Learn more about how gastric bypass helps to reduce health risks for obese patients.
The Centers for Disease Control in Atlanta report that more than one-third of the American population suffers from obesity. As one of the fastest growing health epidemics in the country, obesity costs the American public billions of dollars each year in medical costs and also puts the lives of those who suffer from it in grave danger.
- To combat this serious yet curable condition, doctors around the U.S. continue to offer procedures like gastric bypass that could help seriously obese patients lose weight and enjoy better health
- Patients can determine if this procedure is right for them by learning what gastric bypass is and what benefits it can offer them post-operatively
What is Gastric Bypass?
Gastric bypass is a surgical procedure that reduces the size of a patient’s stomach. This reduction occurs when the surgeon uses staples to divide the stomach into two portions. The upper smaller portion, which is the size of a walnut, is called the pouch and is where a patient’s food will go as he or she eats.
The surgeon will also connect a small portion of the small intestine to the pouch. The small intestine absorbs the calories from the food and eliminate excess food and calories that the body does not need.
Because the size of the stomach has been reduced, patients will eat less and lose weight. Gastric bypass surgery can be done either invasively or laparoscopically. Most operations take two to four hours to complete.
Candidacy for Gastric Bypass Surgery
Gastric bypass is designed to help seriously obese people lose weight and regain their health. People who are prime candidates for this operation include those who:
- Are 100 pounds or more overweight
- Have a BMI of 40 or over
- Have a BMI of 35 or over that is accompanied by illnesses like Type 2 diabetes or obstructive sleep apnea
- Are morbidly obese and have been unsuccessful losing weight through traditional dieting and exercise
Prior to going through this surgery, patients will undergo a full physical evaluation to determine if they are suitable candidates for it. They also will undergo testing for conditions like diabetes, high blood pressure, heart disease, allergies to medications, and other factors that could negatively impact their ability to safely withstand the operation and its recommended recovery guidelines.
Gastric Bypass Recovery
After the operation, patients can expect to remain in the hospital for up to four days. During this time, they will have a catheter inserted from their noses into their stomachs to help drain fluids from the intestines. They also will have a bladder catheter until they can get out of bed to use the restroom.
They will also be expected to get up and walk a short distance shortly after their operation. This requirement keeps the blood moving in their legs and prevents the formation of blood clots. Their medical team will also monitor them for complications like:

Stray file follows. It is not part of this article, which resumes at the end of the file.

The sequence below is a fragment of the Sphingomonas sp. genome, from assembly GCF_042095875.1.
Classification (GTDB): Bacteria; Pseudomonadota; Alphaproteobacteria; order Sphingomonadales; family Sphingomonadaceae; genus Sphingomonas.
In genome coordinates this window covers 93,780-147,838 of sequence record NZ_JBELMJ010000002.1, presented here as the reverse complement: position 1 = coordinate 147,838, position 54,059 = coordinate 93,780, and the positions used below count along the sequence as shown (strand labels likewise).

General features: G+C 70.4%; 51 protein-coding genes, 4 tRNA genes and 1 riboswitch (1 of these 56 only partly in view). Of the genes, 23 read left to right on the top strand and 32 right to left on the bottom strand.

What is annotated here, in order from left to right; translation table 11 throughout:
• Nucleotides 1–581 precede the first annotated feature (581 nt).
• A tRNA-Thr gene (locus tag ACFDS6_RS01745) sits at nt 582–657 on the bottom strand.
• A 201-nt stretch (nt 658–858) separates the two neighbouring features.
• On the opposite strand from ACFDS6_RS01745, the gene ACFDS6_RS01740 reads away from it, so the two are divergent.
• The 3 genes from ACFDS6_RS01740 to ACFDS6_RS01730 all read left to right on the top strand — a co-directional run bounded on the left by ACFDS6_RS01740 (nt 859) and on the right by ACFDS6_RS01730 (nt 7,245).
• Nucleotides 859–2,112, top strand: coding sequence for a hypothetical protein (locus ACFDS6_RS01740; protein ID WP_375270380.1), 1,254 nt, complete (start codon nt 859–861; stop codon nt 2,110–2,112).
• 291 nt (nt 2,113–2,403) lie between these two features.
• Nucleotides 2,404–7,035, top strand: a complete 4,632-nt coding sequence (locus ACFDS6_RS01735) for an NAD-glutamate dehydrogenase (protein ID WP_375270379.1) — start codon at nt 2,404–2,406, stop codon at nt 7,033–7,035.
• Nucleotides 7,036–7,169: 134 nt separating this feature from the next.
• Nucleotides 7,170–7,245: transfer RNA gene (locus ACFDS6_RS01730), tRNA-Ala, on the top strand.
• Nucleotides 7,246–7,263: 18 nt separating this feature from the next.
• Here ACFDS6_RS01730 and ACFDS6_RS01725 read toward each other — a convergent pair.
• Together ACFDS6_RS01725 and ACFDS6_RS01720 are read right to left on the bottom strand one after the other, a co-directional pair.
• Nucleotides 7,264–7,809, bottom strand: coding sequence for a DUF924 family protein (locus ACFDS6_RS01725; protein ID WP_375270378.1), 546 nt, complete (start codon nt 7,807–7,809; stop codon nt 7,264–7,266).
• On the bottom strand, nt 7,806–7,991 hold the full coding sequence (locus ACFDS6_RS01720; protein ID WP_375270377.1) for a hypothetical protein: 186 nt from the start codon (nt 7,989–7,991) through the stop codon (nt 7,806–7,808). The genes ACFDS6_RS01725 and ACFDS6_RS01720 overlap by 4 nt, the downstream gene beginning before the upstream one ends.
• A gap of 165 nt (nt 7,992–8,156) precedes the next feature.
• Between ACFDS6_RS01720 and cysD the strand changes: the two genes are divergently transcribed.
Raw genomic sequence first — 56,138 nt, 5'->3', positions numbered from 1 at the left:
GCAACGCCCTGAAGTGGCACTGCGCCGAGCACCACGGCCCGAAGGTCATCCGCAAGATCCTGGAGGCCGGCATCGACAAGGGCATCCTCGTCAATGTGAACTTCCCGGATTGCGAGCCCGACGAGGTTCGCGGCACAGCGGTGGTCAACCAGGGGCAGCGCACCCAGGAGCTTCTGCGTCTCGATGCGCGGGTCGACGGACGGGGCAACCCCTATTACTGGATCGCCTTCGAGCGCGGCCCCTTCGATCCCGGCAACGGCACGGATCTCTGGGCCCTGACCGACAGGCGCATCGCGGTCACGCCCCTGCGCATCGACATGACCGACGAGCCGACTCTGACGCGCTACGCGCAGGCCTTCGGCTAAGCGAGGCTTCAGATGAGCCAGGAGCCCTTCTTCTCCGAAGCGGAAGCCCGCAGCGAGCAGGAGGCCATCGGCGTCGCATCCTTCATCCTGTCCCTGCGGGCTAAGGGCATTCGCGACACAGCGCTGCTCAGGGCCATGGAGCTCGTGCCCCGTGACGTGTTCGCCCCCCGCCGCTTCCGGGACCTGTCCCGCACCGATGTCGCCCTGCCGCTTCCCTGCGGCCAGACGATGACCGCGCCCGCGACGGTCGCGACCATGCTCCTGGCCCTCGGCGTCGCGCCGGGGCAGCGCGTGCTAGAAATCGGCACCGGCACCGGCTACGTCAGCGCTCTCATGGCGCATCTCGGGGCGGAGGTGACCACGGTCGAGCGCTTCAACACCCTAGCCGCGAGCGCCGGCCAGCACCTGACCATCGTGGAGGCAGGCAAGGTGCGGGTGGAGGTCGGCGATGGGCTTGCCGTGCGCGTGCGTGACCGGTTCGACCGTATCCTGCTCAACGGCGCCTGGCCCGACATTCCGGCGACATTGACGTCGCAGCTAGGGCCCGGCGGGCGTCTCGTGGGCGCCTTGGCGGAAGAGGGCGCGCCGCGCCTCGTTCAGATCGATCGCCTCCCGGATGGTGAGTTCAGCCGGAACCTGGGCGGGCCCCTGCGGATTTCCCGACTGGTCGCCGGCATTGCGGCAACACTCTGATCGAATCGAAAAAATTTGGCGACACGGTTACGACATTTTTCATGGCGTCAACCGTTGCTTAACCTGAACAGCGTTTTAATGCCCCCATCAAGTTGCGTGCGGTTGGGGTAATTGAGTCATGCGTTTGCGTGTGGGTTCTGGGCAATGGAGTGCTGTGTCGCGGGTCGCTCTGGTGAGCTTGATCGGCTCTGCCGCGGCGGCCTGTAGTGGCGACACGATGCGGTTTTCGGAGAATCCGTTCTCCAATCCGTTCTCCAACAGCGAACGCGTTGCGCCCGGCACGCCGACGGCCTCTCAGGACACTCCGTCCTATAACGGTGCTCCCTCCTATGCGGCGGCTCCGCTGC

- Allergic reactions to their medications
- Breathing difficulties
- Bleeding or signs of infection
- Leakage from the surgical wound
When they are able to walk around without becoming dizzy or nauseated and they can keep down liquids and foods, patients may then be discharged to go home. They typically are not discharged before recovering for at least a couple of days in the hospital or surgical center.
Post-Operative Gastric Bypass Wellness
Despite their stomachs being greatly reduced in size, gastric bypass patients can still gain or fail to lose weight post-operatively. When they want to lose weight safely and keep it off permanently, it is important that they learn how to portion their serving sizes at meals and eat foods that are nutritious and satisfying.
Many doctors will not discharge patients from their care until these individuals meet with a nutritional counselor. The nutritionist helps gastric bypass patients learn how to eat healthy as well as what foods to avoid after surgery.
Patients are also encouraged to exercise so that they burn excess calories and increase their metabolisms. Exercise is one of the best ways for post-operative gastric bypass patients to lower blood pressure, improve heart function, and recover better from their surgeries. It also helps them keep off weight and maintain their post-operative weight loss.
Obesity continues to plague the U.S. with more than 35 percent of the population being more than 100 pounds overweight. When people are not able to lose weight through traditional means like dieting and exercising, they may be prime candidates for gastric bypass surgery. This surgical procedure can help them avoid the complications like apnea and diabetes that accompany morbid obesity.